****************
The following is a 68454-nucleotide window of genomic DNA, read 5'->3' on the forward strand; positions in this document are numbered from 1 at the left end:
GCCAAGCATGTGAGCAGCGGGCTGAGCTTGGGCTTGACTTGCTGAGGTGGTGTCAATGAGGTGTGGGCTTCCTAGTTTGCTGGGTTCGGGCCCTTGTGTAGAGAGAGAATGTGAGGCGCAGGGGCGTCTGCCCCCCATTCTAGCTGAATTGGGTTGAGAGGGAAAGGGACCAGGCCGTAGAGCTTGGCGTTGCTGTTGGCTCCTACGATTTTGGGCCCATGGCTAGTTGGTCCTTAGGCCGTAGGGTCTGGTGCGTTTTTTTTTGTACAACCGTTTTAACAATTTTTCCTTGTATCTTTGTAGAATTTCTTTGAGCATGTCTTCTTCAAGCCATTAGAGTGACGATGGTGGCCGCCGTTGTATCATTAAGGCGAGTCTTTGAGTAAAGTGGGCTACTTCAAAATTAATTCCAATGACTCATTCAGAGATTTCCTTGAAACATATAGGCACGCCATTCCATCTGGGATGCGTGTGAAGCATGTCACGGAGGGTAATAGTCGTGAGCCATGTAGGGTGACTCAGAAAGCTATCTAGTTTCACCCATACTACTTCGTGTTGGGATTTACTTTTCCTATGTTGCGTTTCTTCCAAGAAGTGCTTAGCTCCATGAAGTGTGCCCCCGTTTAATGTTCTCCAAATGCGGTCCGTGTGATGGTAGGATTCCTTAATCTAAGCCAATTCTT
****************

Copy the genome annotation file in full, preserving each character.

The following is a 68454-nucleotide window of genomic DNA, read 5'->3' on the forward strand; positions in this document are numbered from 1 at the left end:
GCCAAGCATGTGAGCAGCGGGCTGAGCTTGGGCTTGACTTGCTGAGGTGGTGTCAATGAGGTGTGGGCTTCCTAGTTTGCTGGGTTCGGGCCCTTGTGTAGAGAGAGAATGTGAGGCGCAGGGGCGTCTGCCCCCCATTCTAGCTGAATTGGGTTGAGAGGGAAAGGGACCAGGCCGTAGAGCTTGGCGTTGCTGTTGGCTCCTACGATTTTGGGCCCATGGCTAGTTGGTCCTTAGGCCGTAGGGTCTGGTGCGTTTTTTTTTGTACAACCGTTTTAACAATTTTTCCTTGTATCTTTGTAGAATTTCTTTGAGCATGTCTTCTTCAAGCCATTAGAGTGACGATGGTGGCCGCCGTTGTATCATTAAGGCGAGTCTTTGAGTAAAGTGGGCTACTTCAAAATTAATTCCAATGACTCATTCAGAGATTTCCTTGAAACATATAGGCACGCCATTCCATCTGGGATGCGTGTGAAGCATGTCACGGAGGGTAATAGTCGTGAGCCATGTAGGGTGACTCAGAAAGCTATCTAGTTTCACCCATACTACTTCGTGTTGGGATTTACTTTTCCTATGTTGCGTTTCTTCCAAGAAGTGCTTAGCTCCATGAAGTGTGCCCCCGTTTAATGTTCTCCAAATGCGGTCCGTGTGATGGTAGGATTCCTTAATCTAAGCCAATTCTT